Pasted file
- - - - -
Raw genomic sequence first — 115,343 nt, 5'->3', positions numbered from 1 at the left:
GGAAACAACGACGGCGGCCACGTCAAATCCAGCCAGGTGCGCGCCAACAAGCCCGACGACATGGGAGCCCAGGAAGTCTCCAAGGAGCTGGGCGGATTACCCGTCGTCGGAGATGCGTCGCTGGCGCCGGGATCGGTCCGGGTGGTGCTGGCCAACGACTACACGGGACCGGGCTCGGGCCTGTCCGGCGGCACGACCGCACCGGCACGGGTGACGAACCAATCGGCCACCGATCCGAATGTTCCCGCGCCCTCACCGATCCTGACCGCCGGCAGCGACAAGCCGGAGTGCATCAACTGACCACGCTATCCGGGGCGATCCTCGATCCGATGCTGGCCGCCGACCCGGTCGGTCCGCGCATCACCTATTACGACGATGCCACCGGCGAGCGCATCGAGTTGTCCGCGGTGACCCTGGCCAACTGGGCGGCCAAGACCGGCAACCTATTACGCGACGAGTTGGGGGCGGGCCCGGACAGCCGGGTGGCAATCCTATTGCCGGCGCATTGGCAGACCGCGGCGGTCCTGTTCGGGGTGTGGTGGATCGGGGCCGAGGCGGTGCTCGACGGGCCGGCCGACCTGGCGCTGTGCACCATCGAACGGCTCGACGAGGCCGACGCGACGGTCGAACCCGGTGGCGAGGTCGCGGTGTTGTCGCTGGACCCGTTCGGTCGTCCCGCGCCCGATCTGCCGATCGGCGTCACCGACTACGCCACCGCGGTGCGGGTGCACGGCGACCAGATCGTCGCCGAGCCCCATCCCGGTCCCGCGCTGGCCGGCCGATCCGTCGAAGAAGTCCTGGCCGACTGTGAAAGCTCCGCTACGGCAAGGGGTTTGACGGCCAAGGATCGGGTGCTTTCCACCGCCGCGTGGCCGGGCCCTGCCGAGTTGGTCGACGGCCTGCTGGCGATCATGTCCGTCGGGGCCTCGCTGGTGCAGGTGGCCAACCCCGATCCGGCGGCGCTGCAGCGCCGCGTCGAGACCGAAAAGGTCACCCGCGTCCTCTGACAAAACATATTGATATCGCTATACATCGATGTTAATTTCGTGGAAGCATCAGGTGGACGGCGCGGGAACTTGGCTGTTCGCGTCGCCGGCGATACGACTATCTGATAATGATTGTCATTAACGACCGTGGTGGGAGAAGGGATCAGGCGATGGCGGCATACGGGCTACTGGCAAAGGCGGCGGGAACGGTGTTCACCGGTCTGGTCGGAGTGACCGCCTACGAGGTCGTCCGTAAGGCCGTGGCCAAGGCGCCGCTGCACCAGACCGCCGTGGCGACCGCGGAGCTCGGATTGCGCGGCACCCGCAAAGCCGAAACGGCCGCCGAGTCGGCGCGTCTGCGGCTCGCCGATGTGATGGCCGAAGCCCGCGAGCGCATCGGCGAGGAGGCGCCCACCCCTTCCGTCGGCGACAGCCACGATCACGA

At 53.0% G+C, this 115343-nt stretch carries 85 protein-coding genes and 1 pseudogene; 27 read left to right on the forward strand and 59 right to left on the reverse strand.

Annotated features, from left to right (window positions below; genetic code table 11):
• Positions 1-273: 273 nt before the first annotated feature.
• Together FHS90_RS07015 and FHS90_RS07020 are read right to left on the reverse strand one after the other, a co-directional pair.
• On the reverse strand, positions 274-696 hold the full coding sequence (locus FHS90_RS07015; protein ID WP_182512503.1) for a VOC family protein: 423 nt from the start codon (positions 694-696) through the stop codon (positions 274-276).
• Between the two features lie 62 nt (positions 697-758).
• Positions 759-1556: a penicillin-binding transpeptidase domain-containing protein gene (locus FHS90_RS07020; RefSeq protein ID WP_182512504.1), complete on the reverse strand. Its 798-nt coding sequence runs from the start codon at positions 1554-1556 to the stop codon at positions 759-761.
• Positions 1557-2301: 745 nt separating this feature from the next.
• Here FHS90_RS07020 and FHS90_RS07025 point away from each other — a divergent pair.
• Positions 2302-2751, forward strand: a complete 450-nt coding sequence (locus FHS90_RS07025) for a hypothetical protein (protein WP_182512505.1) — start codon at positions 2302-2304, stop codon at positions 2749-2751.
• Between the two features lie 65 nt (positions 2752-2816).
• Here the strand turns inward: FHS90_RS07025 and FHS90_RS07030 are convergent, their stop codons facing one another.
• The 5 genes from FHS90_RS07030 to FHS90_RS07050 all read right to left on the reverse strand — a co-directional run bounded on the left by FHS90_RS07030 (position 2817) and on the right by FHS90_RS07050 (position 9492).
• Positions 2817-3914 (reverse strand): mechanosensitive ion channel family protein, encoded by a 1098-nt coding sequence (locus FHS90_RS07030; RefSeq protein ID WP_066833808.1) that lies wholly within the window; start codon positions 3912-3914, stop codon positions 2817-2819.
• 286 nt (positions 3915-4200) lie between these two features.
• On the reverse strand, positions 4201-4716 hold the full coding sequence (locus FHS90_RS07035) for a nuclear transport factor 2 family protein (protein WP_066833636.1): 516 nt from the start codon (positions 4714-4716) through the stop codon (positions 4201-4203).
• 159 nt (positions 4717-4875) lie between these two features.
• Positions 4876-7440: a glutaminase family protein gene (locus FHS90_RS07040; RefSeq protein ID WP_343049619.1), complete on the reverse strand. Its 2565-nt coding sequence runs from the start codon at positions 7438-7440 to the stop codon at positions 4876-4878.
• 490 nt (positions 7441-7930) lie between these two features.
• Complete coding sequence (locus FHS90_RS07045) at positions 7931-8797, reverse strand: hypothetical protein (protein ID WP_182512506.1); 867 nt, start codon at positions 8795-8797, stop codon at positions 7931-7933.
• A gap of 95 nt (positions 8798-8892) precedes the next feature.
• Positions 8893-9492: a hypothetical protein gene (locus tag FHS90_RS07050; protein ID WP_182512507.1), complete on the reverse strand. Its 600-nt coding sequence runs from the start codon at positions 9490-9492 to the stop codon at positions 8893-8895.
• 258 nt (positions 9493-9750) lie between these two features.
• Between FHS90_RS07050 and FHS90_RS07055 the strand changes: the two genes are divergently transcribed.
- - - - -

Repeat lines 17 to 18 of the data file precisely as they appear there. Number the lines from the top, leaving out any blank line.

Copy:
• 286 nt (positions 3915-4200) lie between these two features.
• On the reverse strand, positions 4201-4716 hold the full coding sequence (locus FHS90_RS07035) for a nuclear transport factor 2 family protein (protein WP_066833636.1): 516 nt from the start codon (positions 4714-4716) through the stop codon (positions 4201-4203).